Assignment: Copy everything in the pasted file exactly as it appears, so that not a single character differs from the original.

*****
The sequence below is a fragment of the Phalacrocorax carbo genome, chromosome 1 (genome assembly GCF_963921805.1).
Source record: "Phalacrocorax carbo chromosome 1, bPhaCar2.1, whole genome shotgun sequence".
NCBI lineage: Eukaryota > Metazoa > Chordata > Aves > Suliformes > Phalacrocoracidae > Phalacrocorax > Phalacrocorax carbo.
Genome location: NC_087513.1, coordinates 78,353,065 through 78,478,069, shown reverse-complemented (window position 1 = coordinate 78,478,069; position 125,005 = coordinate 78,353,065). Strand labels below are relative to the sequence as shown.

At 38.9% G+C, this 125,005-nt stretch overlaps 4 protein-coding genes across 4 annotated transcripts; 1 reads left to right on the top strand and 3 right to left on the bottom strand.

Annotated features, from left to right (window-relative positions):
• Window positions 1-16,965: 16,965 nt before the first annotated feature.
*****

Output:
The sequence below is a fragment of the Phalacrocorax carbo genome, chromosome 1 (genome assembly GCF_963921805.1).
Source record: "Phalacrocorax carbo chromosome 1, bPhaCar2.1, whole genome shotgun sequence".
NCBI lineage: Eukaryota > Metazoa > Chordata > Aves > Suliformes > Phalacrocoracidae > Phalacrocorax > Phalacrocorax carbo.
Genome location: NC_087513.1, coordinates 78,353,065 through 78,478,069, shown reverse-complemented (window position 1 = coordinate 78,478,069; position 125,005 = coordinate 78,353,065). Strand labels below are relative to the sequence as shown.

At 38.9% G+C, this 125,005-nt stretch overlaps 4 protein-coding genes across 4 annotated transcripts; 1 reads left to right on the top strand and 3 right to left on the bottom strand.

Annotated features, from left to right (window-relative positions):
• Window positions 1-16,965: 16,965 nt before the first annotated feature.